Mountain Biking in Winter
Mountain biking in winter is not the same as other seasons. In some ways it’s better.
As the wheel of my 29er dipped into the squish of a small mud hole, the front fork smoothed out the impact of the divot, but the mud splattered me anyway, covering my clothes and my face, and leaving a smattering of spots on the yellow lenses of my winter eye wear. At that moment I remembered how much I missed this. Mountain biking in the winter woods.
If I were to divide the months of my cycling year I would see that the warmer months are devoted almost exclusively to road riding. If it’s over 50 degrees. I’ll hit the road. There will even be a few days when temperatures are between 40-50 that will find me out on the Blue Ridge Parkway, or other back roads here in southwest Virginia. I’m a bit of a mileage junky and sometimes I find it difficult to ride my mountain bike for two hours only to write down 12 miles. It’s sad. I know.
The other truth is that I can ride the road bike from my driveway and voila, I’m underway. To ride the 29er at Carvins Cove, I must load the bike on the car and drive half an hour in each direction. While the experience is worth it, often there just isn’t time for the drive and the ride.
Then there’s life’s other realities. In November and December the holidays encroach on my schedule. And for the last couple of years, I’ve been burned out after ten months of riding. Between the schedule, the cold and the burn out it’s easy to make excuses. So the bikes tend to stay in the garage.
New Year, New Energy
Then comes January. There are extra pounds to shed. Guilt is accumulating. The weather is too cold for the road bike and the associated windchill. It’s then that the call of the Cove is loudest. It’s then I most enjoy the mountain bike.
That’s how I found myself pleasantly speckled in mud and recalling what a joy it is to be in the grey, winter woods.
While there are no leaves on the trees nor wildflowers on the embankments, neither are there mosquitoes, ticks or spiderwebs strung across the trail.
Here in the monochromatic woods of January and February, one needs to work a bit harder to engage with nature. If you look, you might see a crow sized pileated woodpecker with its bobbing flight pattern and huge red crested head, or maybe the smaller downy woodpecker. In these shaded woods, a simple cardinal is a joy.
There are bears in the area. I saw one once and counted myself lucky. It was late fall then. I still look for them, but in January I’m assuming only a confused bear would be awake and moving.
The deer are as numerous as the bears are rare. Some have watched me pass as they stand just feet from the trail. They’ve figured out that people on bicycles mean them no harm. I wonder if they realize they are an attraction to those humans… If they could ever comprehend how much they improve my day, just by being there.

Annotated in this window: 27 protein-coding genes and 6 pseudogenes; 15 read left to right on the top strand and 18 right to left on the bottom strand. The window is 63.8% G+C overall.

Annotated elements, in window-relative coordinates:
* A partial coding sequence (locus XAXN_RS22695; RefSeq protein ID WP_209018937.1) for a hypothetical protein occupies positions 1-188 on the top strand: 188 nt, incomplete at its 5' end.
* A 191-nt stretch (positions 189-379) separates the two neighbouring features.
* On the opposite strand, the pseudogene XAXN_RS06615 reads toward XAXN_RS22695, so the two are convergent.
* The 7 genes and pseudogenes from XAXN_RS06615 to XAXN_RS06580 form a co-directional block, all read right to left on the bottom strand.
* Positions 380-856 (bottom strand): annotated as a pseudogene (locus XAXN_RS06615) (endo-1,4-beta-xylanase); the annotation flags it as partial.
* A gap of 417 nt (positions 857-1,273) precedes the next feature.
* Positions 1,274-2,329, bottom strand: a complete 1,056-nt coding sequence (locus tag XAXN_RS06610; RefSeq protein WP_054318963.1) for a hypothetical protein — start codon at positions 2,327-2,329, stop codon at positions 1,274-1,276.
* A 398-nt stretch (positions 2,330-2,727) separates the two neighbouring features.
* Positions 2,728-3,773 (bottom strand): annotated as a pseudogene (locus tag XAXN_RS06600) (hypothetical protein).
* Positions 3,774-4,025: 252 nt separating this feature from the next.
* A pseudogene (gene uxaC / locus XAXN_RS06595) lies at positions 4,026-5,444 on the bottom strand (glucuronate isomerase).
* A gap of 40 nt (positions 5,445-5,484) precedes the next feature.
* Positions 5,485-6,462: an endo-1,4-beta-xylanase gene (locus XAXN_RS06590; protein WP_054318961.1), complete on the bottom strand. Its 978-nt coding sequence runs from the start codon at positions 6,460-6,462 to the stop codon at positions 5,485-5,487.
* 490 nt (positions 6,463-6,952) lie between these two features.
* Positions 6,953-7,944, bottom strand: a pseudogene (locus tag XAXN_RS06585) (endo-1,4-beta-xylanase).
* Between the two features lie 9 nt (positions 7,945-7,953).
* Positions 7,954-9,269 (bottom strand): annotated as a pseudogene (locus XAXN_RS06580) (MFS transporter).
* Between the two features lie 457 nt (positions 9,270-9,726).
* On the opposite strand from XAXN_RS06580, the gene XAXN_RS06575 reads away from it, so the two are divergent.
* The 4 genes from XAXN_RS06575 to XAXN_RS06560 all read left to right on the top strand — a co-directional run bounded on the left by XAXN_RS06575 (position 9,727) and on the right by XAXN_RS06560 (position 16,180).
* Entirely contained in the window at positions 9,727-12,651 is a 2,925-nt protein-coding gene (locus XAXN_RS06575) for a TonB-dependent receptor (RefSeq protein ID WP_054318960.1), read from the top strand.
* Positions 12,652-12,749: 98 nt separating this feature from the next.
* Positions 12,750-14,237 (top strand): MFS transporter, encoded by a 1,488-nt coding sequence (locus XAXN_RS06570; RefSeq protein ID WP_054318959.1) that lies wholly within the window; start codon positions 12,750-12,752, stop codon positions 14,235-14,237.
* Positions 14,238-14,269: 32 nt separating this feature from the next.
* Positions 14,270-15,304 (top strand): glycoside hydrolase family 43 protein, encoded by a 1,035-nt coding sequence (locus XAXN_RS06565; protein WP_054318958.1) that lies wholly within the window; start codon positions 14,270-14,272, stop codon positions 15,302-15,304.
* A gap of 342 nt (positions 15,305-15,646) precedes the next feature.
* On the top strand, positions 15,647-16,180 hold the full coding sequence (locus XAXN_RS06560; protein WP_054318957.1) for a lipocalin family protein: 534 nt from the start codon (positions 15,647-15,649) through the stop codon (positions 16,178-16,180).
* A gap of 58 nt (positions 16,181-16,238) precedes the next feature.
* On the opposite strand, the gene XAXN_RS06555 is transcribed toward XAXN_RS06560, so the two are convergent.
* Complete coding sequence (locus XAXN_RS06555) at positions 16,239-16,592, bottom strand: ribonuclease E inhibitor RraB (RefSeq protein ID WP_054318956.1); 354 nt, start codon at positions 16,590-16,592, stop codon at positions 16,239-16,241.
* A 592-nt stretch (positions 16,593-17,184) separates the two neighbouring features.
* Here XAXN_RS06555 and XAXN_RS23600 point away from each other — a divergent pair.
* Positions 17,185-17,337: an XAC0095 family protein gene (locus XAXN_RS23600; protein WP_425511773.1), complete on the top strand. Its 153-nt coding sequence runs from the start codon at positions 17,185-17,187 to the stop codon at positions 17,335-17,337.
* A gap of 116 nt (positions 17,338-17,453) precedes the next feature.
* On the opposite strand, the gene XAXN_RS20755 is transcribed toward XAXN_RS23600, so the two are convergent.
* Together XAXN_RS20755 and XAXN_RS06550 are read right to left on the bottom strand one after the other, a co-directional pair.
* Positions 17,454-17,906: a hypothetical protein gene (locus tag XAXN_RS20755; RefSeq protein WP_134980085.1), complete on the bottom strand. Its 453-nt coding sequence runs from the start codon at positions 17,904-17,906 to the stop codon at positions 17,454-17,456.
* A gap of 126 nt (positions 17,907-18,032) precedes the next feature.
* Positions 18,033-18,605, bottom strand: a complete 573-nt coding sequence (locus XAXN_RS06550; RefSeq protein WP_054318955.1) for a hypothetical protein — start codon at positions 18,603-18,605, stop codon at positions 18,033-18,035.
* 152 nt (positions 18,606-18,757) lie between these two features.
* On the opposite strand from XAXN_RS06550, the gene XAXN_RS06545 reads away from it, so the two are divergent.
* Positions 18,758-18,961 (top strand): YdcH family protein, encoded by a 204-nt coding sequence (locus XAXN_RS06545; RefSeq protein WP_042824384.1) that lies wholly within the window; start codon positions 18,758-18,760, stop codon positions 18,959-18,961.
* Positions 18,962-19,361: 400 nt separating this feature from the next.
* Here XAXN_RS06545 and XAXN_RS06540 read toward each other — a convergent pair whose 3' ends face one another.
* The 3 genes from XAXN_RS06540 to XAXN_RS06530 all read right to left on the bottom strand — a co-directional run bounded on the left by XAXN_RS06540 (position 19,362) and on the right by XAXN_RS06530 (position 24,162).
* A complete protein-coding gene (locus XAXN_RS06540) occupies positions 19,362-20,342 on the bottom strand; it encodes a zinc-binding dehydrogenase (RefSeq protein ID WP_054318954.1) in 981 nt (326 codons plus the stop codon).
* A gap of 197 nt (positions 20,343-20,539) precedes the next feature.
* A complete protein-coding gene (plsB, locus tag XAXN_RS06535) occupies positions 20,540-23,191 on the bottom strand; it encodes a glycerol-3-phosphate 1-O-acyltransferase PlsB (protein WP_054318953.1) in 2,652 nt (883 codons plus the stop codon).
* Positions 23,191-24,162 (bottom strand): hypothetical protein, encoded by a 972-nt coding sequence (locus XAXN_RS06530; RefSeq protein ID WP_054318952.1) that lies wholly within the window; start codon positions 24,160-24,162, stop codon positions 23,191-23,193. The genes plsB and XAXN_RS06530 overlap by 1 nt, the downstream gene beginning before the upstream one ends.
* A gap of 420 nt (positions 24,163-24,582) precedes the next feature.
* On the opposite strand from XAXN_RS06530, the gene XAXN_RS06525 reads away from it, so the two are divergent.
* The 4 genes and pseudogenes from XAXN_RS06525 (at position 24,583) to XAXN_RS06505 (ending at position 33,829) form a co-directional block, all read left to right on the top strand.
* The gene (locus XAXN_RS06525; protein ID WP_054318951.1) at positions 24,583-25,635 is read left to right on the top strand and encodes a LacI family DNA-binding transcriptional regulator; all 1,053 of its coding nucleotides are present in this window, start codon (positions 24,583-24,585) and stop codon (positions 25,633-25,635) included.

You don’t see it if you don’t ride
I often think of the the trail as a river. Except in rivers the current is the great animator. As you cast a fly upstream, the riffles, rapids and slow moving pools bring it back to you. A fish stays in place and the moving water brings it food. On the mountain bike, you must pedal to your discovery. The trail is stationary. If you want to experience what is has to offer, you must plunge in and seek out whatever secrets lie ahead.
Most often the next bend reveals only more trail. But occasionally there is a deer or a bird. Maybe there is a black snake stretched across the path. Each, in its own way, an experience. A memory made in a fleeting instant. Something to tell a buddy about over a beer. Something you wouldn’t have seen if you had stayed home.
I round a familiar bend and come to the rock garden that’s always been there. The big wheels and knobby tires negotiate it, and roll forward. I hop a log and pump up and over a short section of steep roots. Such obstacles push us, rob us of breath and push our heart rate. With luck there is a burst of adrenaline. Even on cold day there is sweat. In that particular moment, it’s not about the snakes or woodpeckers. The physical experience trumps nature. The birds and trees become the background of the painting into which I have have ridden. Only on a mountain bike can we experience the thrill of the athletic endeavor in this environment. Only on the bike do we have the thrill of speed, the joy of agility and the satisfaction from pushing our bodies through physical exertion in these surroundings. I find it a way to harvest — to enjoy — the fitness I’ve worked so hard to achieve and maintain.
In the winter woods one rides on with heavy gloves and layers of clothing holding off the cold. I feel just slightly removed from the contact with the saddle and handlebars compared to mountain biking in my lightweight summer kit. Yet, the bike makes its way along the singletrack. The hard pack gives way to mud for a while then returns to its previous firmness. My fitness is down a bit from summer and and my speed is a bit slower. I ride on, exalting in the physicality of the experience, and hoping to add to it with a bit of unexpected or at least unpredictable wildlife to break up the monotony of the browns and greys.
The animals will come or they won’t. But the trail leads ever on. A few extra rpm’s on the pedals or a short hill will ever spike my pulse. The roots and rocks provoke unrelenting focus. Minutes turn to miles. The stimulation is constant and who knows what’s around the next turn. Maybe I’ll be lucky. Maybe it will be another mud puddle.